Marginal thinning in Northwest Greenland during 2002-2011

Publication: Research - peer-reviewConference abstract in journal – Annual report year: 2012

Documents

  • Author: Khan, Shfaqat Abbas

    Geodesy, National Space Institute, Technical University of Denmark, Elektrovej, 2800, Kgs. Lyngby, Denmark

  • Author: Kjær, K. H.

    University of Copenhagen2, Denmark

  • Author: Wahr, J. M.

    Department of Physics and Cooperative Institute for Research in Environmental Sciences, University of Colorado, United States

  • Author: Bevis, M.

    Ohio State University, United States

  • Author: Korsgaard, N.

    University of Copenhagen2, Denmark

  • Author: Bjørk, A. A.

    University of Copenhagen2, Denmark

  • Author: Kjeldsen, K. K.

    University of Copenhagen2, Denmark

  • Author: Timm, L. M.

    University of Copenhagen2, Denmark

  • Author: Dam, T. v.

    University of Luxembourg, Luxembourg

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Many glaciers along the southeast and northwest coast of Greenland have accelerated, increasing the Greenland ice sheet's (GrIS) contribution to global sea-level rise. Here, we map elevation changes in northwest Greenland during 2003-2009 using high-resolution Ice, Cloud and land Elevation Satellite (ICESat) laser altimeter data (Zwally, 2010) supplemented with altimeter surveys from NASA's Airborne Topographic Mapper (ATM) during 2002-2011 (Krabill, 2011). We use the measurements of elevation change to estimate catchment-wide ice volume loss (convert is to mass loss) and compare with independent measurements from GPS and the Gravity Recovery and Climate Experiment (GRACE) satellite gravity mission, launched in March, 2002. The GRACE results provide a direct measure of mass loss averaged over the entire northwest sector, while the GPS data are used to monitor crustal uplift caused by ice mass loss close to the sites. GPS data from a long term site at Thule Airbase show accelerated uplift starting in 2005 and a minor deceleration in 2009-2010. The deceleration is more dominant at GPS stations deployed in 2007 in northwest Greenland as part of the Greenland GPS Network (GNET). Independently, all three methods suggest increased ice loss in northwest Greenland starting in 2005 and a slowdown in 2009-2010.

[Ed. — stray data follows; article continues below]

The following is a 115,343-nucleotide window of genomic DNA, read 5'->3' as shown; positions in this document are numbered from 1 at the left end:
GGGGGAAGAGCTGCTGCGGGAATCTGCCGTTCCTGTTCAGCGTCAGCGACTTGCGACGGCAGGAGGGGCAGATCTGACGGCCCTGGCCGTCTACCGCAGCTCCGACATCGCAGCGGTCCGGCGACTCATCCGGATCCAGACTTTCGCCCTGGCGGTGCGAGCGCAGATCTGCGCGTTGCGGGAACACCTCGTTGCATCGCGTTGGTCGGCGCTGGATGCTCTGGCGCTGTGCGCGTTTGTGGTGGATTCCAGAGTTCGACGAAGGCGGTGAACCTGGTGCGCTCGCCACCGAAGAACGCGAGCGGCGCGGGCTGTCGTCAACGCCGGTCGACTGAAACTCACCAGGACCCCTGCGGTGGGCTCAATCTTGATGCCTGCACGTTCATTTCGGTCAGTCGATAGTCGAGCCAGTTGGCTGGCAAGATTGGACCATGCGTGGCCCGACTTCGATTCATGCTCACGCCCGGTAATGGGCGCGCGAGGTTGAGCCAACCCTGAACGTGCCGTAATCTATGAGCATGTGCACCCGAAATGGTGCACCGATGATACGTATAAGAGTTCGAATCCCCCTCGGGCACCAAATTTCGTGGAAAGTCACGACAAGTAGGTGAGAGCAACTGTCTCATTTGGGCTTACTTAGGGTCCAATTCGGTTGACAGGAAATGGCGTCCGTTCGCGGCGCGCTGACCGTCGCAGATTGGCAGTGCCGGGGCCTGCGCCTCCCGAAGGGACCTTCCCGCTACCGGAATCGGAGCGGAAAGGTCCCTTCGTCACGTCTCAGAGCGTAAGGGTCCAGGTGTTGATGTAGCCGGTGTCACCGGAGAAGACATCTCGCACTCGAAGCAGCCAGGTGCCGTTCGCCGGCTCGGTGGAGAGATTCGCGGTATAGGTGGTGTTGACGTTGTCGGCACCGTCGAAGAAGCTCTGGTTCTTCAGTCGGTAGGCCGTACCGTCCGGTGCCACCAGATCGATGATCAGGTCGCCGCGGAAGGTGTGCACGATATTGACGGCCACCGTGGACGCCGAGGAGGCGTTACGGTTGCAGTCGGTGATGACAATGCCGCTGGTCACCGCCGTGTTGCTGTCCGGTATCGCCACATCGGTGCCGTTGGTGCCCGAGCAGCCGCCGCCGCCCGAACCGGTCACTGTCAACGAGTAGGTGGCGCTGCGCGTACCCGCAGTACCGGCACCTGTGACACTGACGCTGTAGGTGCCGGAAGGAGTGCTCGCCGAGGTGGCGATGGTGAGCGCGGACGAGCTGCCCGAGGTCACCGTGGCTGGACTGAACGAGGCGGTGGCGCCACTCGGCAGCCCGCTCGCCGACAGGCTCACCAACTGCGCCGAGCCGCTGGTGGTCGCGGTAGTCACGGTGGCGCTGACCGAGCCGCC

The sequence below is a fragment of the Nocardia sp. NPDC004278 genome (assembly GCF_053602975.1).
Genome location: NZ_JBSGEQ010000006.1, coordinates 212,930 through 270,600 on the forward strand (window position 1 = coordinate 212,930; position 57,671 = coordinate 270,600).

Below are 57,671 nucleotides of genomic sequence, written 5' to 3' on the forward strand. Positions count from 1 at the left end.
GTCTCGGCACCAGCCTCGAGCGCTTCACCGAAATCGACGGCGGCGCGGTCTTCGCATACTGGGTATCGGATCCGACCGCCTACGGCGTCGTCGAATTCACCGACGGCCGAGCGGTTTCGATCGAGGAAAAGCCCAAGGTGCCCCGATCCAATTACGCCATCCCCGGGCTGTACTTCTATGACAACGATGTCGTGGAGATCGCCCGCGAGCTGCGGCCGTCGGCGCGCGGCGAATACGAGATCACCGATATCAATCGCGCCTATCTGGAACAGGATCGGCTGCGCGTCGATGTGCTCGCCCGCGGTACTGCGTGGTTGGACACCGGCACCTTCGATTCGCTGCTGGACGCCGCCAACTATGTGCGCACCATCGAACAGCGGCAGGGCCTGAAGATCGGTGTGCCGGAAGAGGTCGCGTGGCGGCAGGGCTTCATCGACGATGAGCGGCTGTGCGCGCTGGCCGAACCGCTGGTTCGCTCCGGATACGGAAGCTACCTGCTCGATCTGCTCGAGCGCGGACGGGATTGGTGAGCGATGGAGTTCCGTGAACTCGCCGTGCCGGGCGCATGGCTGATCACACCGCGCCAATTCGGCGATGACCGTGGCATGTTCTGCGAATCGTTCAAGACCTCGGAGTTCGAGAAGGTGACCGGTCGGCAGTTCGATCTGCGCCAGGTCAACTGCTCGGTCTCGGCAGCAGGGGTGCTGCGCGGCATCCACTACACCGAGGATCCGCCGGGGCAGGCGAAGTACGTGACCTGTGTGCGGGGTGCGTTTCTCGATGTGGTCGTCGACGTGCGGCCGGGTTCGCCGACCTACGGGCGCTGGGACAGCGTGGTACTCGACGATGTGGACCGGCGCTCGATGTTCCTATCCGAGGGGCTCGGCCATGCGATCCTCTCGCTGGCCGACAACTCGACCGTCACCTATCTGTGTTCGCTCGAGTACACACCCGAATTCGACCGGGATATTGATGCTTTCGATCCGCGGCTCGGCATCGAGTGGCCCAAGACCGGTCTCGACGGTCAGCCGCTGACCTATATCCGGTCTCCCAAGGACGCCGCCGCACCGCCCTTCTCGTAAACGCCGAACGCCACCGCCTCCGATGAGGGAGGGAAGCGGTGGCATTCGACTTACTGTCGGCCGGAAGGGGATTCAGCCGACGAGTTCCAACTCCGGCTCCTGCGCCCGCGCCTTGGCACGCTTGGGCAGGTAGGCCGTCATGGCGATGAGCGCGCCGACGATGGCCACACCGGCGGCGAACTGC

Original languageEnglish
JournalGeophysical Research Abstracts
Publication date2012
Volume14
PagesEGU2012-1852
Number of pages1
ISSN1607-7962
StatePublished

Conference

ConferenceEuropean Geosciences Union General Assembly 2012
Number9
CountryAustria
CityVienna
Period22/04/1227/04/12
Internet addresshttp://www.egu2012.eu/home.html
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